The same goes at work. Do you reach for a soda when you hit an afternoon lull? Make sure there aren't any in the work fridge and have another healthier beverage around instead. You can also use the opportunity to help reduce your friend's and co-workers' sugar intake, too (just be sure not to become the bossy sugar police).
"Office birthdays, dinner out with friends and weekend parties are all breeding grounds for the pressures that come when food is around," says Sanfilippo. "We should be creating more environments where we celebrate and enjoy social time together around healthy foods."
5. Avoid Artificial Sweeteners
As you start minimizing sugar, you may be tempted to swap in more artificial sweeteners, like those found in diet soda and sugar-free candy. It's true that these sweeteners can help ease the process, and the American Heart Association says you can try them in moderation, but some caution against their use as a sugar-cutting strategy.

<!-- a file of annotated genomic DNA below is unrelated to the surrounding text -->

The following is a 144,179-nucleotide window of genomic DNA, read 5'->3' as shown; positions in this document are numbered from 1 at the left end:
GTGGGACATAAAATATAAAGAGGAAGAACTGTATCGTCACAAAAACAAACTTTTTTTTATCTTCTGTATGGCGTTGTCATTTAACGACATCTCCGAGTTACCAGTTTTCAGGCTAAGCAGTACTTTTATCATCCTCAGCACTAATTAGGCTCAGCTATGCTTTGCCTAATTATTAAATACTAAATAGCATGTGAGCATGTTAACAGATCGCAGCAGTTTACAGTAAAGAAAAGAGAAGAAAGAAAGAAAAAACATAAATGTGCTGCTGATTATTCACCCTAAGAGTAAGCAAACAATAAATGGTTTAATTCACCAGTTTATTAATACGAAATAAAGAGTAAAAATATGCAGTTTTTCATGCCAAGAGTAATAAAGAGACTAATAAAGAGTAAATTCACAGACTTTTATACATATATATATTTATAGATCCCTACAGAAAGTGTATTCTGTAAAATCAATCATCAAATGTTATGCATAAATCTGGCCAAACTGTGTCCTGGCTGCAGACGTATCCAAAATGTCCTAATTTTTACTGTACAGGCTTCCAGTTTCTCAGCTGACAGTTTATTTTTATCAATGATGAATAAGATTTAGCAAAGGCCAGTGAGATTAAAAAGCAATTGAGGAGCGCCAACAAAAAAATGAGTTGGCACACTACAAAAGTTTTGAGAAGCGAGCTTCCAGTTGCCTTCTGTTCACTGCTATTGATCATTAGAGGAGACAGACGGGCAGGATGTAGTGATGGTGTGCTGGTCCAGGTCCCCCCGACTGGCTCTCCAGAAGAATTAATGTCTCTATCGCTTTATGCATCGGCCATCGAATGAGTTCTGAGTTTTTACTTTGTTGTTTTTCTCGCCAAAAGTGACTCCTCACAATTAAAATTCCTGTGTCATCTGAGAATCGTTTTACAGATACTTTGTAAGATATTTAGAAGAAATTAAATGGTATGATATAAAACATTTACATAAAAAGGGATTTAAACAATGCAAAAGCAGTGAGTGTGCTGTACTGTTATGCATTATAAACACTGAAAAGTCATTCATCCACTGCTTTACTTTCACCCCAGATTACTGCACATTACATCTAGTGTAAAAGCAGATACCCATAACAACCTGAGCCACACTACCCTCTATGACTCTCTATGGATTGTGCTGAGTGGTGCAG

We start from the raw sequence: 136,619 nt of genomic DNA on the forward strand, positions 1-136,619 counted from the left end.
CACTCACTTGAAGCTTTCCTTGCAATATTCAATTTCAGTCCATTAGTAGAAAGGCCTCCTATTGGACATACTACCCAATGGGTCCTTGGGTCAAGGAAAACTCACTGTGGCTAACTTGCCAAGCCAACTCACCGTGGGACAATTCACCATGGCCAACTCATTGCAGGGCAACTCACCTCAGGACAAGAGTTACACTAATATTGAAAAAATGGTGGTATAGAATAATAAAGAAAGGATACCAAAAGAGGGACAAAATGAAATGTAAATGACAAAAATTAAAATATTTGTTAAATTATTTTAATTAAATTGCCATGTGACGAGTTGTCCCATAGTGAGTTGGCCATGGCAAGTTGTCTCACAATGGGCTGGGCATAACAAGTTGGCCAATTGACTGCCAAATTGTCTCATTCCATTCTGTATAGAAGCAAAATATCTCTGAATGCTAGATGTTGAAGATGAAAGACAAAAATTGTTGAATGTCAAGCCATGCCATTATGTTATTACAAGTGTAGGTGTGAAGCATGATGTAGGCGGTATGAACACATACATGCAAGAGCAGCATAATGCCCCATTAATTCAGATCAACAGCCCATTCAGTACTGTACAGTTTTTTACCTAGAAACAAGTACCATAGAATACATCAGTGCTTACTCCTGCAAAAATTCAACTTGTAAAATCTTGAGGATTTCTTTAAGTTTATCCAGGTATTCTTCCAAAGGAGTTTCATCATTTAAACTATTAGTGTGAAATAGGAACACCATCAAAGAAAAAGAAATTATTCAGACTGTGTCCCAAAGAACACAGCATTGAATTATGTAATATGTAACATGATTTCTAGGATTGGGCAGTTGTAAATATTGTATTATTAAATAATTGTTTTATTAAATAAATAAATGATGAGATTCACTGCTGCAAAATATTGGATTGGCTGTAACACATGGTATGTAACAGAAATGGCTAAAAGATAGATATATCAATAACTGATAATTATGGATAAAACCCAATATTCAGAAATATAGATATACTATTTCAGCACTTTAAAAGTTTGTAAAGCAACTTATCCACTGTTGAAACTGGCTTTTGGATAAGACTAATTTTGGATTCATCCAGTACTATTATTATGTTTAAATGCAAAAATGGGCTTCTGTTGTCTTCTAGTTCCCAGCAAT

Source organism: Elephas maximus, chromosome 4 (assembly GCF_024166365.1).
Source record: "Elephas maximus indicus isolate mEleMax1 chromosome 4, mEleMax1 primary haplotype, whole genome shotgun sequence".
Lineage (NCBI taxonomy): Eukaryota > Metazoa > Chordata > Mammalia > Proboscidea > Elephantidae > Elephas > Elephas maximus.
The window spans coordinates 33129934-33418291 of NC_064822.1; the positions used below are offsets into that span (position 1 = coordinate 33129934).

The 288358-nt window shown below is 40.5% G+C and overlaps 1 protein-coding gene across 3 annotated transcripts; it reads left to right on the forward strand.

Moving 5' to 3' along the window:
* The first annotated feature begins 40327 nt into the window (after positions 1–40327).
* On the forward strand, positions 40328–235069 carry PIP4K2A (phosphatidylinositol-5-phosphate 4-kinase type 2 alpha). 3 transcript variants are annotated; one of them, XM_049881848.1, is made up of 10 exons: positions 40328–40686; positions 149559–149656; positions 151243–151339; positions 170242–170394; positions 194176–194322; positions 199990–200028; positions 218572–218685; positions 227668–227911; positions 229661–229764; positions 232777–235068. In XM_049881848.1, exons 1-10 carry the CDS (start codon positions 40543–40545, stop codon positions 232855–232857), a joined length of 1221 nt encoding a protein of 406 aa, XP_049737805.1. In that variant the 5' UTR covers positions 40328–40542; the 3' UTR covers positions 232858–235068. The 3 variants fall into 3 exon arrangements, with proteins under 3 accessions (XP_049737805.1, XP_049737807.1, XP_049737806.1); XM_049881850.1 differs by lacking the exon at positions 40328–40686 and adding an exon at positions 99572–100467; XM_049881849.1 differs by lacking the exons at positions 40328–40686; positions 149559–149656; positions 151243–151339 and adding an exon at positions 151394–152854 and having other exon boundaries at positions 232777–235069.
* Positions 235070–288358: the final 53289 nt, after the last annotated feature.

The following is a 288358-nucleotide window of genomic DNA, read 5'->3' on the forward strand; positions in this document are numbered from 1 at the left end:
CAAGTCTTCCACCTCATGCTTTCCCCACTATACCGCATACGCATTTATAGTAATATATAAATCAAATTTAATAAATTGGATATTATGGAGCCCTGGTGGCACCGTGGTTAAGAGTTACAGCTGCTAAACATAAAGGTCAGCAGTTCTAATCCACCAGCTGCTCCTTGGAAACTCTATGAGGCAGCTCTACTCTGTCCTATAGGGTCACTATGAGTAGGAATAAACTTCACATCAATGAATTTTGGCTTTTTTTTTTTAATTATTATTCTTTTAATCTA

"While we believe artificial sweeteners to be safe, and they do benefit individuals who are cutting back on sugar to reduce their calorie intake, I don't recommend using them to wean off sugar because they perpetuate the craving for sweet that these individuals are trying to overcome," says Stowell.
Schmidt also warns that these sweeteners could have similar detrimental effects as sugar. "There's growing evidence that the three main sweeteners (saccharin, surculose and aspartame) are linked to weight gain and glucose intolerance, which is related to a rise in insulin and type 2 diabetes," she says.
Instead, ease into cutting back your sugar intake. If you currently use two packets of sugar in your coffee, for instance, scale back over a few weeks to 1.5, then one, and then nothing.
What Do YOU Think?
Do you know how much sugar you consume on a daily basis? Is it over or under the recommended guidelines? Have you ever tried to cut back on your sugar intake? What did you do? Did you try any of the above steps? What else did you do? Share your stories and suggestions in the comments section below!